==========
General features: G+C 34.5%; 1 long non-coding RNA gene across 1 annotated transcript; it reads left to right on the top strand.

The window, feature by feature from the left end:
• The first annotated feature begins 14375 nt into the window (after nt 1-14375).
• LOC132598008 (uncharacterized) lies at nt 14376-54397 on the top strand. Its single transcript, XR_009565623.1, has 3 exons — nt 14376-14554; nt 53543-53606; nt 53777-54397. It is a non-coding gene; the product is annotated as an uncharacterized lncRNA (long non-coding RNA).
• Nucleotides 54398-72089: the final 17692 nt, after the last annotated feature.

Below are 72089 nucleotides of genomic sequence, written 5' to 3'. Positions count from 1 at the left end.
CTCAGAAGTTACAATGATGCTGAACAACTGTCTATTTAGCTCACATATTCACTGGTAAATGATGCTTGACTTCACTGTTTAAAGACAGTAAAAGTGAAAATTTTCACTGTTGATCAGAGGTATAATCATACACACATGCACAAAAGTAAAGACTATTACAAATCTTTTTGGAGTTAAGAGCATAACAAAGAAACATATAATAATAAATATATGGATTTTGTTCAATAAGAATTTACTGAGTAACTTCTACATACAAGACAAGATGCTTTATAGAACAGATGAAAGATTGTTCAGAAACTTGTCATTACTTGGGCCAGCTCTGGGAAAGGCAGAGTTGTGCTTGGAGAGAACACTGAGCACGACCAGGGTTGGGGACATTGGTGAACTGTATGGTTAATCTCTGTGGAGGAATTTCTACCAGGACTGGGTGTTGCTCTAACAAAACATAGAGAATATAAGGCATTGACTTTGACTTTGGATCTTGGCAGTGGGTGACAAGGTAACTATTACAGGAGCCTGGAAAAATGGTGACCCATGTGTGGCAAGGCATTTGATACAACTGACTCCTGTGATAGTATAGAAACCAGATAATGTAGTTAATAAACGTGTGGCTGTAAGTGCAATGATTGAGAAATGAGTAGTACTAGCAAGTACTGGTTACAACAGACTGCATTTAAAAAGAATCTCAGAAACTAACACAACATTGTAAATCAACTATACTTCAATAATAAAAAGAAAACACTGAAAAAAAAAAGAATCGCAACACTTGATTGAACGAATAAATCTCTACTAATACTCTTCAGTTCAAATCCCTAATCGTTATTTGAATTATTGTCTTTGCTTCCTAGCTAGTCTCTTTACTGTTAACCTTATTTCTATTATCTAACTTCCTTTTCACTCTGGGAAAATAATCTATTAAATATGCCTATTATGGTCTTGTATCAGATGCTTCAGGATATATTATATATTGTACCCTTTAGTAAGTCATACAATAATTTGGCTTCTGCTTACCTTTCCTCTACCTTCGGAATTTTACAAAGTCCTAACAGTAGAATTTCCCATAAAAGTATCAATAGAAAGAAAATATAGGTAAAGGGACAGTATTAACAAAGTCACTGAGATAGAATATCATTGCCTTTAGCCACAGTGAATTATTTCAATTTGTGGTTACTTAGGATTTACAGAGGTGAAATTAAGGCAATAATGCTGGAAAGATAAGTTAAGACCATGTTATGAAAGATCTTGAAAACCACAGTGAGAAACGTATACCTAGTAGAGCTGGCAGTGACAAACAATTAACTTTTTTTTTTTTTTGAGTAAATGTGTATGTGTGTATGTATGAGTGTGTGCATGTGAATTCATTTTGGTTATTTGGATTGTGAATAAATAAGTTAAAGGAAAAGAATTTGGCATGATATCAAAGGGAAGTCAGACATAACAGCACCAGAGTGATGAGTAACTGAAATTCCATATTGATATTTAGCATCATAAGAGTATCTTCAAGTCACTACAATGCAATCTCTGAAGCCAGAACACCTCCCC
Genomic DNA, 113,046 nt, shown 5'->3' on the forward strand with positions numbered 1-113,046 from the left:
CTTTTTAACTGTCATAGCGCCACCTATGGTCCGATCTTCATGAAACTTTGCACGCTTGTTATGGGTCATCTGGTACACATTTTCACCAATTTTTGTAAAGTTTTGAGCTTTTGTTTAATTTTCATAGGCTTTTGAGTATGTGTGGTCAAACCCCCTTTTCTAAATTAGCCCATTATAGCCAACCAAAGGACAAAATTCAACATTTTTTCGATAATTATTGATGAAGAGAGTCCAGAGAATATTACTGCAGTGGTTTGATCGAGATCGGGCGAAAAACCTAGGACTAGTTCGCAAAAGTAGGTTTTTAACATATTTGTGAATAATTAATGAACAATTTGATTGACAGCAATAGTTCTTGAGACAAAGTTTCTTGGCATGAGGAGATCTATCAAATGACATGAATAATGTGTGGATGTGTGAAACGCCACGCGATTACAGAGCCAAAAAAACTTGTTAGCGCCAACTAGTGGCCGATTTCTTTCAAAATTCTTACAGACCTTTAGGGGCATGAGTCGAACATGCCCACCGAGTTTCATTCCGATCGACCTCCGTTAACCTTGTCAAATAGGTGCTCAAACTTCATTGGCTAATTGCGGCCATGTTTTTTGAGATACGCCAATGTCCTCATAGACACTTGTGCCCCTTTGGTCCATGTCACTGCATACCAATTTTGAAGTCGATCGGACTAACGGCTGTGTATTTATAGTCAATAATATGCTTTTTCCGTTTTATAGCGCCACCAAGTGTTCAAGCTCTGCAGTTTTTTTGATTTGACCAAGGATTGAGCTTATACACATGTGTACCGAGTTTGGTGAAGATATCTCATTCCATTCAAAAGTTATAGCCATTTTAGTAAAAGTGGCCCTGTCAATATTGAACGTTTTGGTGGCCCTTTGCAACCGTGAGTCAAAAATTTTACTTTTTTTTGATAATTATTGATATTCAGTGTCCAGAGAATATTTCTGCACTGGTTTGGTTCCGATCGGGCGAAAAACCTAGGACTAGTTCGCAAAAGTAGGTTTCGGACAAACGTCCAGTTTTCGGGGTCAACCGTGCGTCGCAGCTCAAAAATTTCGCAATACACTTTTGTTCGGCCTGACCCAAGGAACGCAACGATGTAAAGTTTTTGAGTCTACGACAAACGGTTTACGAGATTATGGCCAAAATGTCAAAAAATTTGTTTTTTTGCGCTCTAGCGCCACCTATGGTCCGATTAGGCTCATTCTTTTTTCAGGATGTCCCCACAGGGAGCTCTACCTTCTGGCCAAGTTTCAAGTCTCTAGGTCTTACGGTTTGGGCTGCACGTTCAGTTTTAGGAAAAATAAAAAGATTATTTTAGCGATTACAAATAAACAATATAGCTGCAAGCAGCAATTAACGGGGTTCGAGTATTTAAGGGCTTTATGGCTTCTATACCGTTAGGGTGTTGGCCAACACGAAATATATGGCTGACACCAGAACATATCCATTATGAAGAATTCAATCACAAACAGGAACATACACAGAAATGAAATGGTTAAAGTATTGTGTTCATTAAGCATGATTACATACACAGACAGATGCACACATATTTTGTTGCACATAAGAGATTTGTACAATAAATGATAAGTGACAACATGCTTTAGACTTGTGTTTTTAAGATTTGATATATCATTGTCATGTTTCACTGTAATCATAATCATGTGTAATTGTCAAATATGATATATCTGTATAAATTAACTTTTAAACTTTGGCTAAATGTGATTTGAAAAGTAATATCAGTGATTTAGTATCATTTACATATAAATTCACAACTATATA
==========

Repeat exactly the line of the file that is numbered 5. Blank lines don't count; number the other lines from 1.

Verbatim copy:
• Nucleotides 54398-72089: the final 17692 nt, after the last annotated feature.